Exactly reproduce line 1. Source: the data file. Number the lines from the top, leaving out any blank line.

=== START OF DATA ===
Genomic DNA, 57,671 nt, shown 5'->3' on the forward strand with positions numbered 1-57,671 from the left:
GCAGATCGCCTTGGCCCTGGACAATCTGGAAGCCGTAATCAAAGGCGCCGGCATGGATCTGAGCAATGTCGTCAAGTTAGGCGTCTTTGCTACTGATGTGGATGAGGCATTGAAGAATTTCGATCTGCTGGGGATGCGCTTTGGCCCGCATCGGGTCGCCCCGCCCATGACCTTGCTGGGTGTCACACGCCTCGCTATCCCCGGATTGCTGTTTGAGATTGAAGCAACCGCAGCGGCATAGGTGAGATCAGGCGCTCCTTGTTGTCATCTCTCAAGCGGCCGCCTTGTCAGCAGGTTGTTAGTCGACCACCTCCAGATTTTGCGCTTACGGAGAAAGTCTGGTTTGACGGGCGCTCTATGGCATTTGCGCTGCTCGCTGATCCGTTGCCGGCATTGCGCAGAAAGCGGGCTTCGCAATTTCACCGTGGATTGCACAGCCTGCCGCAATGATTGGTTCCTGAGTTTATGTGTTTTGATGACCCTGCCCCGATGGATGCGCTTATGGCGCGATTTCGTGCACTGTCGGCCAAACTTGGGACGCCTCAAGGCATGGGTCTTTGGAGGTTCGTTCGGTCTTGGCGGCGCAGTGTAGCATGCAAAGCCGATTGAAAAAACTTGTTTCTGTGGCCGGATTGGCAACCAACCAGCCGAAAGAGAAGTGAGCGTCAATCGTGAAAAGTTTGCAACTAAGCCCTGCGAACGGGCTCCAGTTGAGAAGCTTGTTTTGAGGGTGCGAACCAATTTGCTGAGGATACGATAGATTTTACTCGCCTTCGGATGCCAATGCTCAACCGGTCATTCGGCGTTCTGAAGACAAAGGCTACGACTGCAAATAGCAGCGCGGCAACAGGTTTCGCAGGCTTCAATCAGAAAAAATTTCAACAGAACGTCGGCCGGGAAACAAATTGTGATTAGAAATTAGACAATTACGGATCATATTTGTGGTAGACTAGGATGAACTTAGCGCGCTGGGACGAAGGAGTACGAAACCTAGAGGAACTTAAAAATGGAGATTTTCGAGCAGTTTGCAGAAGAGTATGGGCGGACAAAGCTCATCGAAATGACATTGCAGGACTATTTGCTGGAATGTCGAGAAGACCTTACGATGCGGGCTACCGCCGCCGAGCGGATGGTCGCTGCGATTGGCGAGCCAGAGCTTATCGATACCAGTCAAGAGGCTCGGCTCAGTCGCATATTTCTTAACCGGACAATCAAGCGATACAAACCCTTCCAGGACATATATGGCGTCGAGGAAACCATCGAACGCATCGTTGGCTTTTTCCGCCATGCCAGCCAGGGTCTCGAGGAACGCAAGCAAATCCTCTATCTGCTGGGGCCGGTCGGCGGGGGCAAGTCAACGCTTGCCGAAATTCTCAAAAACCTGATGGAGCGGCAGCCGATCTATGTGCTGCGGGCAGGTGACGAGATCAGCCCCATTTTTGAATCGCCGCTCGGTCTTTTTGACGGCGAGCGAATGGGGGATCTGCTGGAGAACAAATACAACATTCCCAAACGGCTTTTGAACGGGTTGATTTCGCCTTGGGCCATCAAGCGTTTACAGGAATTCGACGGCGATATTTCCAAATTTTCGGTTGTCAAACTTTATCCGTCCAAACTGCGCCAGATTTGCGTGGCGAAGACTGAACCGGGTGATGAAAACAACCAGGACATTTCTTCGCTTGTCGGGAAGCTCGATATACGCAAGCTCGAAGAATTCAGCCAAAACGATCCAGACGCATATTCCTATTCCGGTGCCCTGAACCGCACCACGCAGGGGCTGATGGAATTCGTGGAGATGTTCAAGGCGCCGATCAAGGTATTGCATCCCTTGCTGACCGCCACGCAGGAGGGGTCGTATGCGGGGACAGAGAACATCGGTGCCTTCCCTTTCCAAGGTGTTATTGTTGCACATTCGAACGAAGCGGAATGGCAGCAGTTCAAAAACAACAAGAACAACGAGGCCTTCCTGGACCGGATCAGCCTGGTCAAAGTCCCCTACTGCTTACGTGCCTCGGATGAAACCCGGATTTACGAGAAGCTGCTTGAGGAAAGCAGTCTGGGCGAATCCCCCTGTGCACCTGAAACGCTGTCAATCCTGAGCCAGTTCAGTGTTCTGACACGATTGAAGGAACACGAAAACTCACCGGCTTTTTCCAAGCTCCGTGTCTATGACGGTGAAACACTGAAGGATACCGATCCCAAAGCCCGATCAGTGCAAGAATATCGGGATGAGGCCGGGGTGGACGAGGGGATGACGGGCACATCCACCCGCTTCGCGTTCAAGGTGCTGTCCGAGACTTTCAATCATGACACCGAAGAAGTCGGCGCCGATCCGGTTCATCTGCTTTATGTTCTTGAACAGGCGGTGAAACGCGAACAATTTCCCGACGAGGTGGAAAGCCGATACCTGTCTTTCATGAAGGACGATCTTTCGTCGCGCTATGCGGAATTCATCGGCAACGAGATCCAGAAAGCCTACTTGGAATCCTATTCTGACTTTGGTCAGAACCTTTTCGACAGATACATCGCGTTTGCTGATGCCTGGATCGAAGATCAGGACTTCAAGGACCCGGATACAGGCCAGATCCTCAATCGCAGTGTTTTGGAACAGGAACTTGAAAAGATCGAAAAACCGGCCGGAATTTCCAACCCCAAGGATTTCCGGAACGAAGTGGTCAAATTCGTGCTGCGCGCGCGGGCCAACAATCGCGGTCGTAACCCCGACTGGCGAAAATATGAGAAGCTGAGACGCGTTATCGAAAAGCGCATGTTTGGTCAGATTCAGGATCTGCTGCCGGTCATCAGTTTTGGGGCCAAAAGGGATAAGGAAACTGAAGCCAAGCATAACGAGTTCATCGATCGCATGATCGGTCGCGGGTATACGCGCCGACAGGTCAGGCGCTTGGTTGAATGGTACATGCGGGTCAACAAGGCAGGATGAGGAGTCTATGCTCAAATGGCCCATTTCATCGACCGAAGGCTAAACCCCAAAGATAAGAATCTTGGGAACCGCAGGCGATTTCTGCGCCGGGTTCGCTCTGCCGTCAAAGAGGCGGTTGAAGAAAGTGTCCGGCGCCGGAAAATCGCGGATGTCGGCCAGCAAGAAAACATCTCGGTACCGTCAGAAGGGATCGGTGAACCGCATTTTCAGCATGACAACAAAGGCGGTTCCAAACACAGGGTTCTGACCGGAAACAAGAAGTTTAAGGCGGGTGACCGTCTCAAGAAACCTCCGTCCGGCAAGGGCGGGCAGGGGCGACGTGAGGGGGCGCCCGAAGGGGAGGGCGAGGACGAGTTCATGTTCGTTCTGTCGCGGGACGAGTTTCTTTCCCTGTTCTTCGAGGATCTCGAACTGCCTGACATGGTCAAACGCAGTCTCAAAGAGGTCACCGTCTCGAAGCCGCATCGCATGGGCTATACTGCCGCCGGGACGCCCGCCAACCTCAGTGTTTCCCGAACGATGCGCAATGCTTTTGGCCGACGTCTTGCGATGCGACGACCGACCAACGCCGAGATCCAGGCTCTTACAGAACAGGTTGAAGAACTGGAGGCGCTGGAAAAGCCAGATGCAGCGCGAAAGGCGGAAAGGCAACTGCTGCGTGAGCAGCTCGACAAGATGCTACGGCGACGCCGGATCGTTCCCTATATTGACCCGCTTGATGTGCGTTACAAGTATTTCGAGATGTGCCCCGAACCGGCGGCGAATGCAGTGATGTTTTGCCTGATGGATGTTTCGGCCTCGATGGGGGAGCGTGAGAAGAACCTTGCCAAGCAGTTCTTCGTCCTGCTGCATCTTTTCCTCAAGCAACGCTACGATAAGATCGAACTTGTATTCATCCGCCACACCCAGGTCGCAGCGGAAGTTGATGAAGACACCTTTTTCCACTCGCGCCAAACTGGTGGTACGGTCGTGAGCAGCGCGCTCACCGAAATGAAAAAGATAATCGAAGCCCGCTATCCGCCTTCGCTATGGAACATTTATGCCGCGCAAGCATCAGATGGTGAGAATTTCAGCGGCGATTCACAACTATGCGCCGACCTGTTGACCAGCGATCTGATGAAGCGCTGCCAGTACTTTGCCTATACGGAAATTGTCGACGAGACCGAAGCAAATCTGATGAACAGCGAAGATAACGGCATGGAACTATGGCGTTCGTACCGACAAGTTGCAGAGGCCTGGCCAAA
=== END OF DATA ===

Genomic DNA, 57,671 nt, shown 5'->3' on the forward strand with positions numbered 1-57,671 from the left: